All of them have been unfailingly kind and generous to me with their time and support, and I thank them. More than that, they have shown me that a community of creatives is possible, when it sometimes seemed real connection was elusive and rare.
We all travel this same road, pursuing the Muse in each of own own unique ways. We all hope to catch a glimpse of what’s possible, what’s beautiful, what’s meaningful about our lives, and share it with the world.
Please have a look at their work—I’ve highlighted a post from each which has been especially fun or interesting to me.
Enjoy, and consider Subscribing to them, and please Share their work with other readers in your life if you feel moved to do so.
It was a Comment from Ben which had me rethinking the Why of my writing awhile back—how torturous it would be to Have to write, rather than Want to write—and led me to a greater appreciation for the fun I’ve been having writing on Substack. Curly’s Monster is one of his many wonderful stories, and my favorite. His Substack is full of music, writing and wisdom, and a dystopian sci-fi novel, The Memory of My Shadow exploring the dangers of augmented identity.
Just started reading Martine’s new collection, Family and Other Ailments, and I’m already hooked. Here we have crime, but also humor, family, whimsy, and a bit of supernatural: brothers and bandits, Bigfoot’s girlfriend, houses with their own ideas, and Lost Boys found but somehow, changed. So looking forward to reading more.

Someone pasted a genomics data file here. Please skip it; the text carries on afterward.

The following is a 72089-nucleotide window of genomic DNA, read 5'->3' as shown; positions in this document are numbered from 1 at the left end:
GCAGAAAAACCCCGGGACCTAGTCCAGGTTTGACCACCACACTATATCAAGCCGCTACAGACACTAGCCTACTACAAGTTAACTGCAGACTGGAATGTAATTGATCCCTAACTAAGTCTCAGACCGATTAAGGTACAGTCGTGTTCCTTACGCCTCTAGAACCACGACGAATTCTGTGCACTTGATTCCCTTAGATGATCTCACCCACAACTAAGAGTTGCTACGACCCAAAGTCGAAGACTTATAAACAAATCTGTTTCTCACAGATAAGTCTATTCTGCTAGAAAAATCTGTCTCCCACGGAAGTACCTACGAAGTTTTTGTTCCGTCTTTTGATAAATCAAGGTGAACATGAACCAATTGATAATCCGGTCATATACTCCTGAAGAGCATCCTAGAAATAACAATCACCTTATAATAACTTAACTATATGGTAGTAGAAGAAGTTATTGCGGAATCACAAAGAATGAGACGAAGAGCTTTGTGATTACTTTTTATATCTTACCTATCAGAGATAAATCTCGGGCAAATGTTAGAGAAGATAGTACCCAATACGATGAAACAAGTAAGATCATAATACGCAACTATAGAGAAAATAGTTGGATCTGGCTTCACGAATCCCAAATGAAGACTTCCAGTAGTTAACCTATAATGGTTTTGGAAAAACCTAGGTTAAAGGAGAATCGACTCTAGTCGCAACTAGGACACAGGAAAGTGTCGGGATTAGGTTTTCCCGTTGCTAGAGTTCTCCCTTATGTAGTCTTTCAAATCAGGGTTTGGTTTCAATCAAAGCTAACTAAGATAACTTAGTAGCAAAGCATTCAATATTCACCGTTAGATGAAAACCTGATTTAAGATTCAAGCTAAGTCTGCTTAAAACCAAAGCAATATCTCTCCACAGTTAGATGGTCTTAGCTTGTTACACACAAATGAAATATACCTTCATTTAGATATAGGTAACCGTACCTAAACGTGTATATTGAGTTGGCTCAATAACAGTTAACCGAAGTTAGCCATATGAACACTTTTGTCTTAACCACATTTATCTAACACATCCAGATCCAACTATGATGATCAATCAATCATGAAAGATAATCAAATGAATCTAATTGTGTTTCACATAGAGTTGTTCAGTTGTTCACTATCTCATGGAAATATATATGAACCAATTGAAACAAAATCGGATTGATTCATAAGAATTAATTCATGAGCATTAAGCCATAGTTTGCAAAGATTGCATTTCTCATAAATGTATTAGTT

Nadia was one of my earliest, staunchest yet gentlest of subscribers, always at the ready with kind words and inspiration. She is the Fairy Godsister of Substack, offering opportunities for guest posting, and cross-posting many other people’s work, all while writing beautiful lyrics, poetry, and reflections on movie and gaming, plus insights into managing chronic pain. She is a wonder.
What an improbable name for a Substack, “Death & Birds,” I thought, and how magical it has turned out. Chloe first got my attention with The collective noun for umbrellas…is a phalanx, and I don’t think I’ve ever read a more astonishing account of compassion and kindness in my life. Every post she writes is beautiful and remarkable.
Andrea C. Neil
I knew Andrea and I were kindred spirits when I read the following: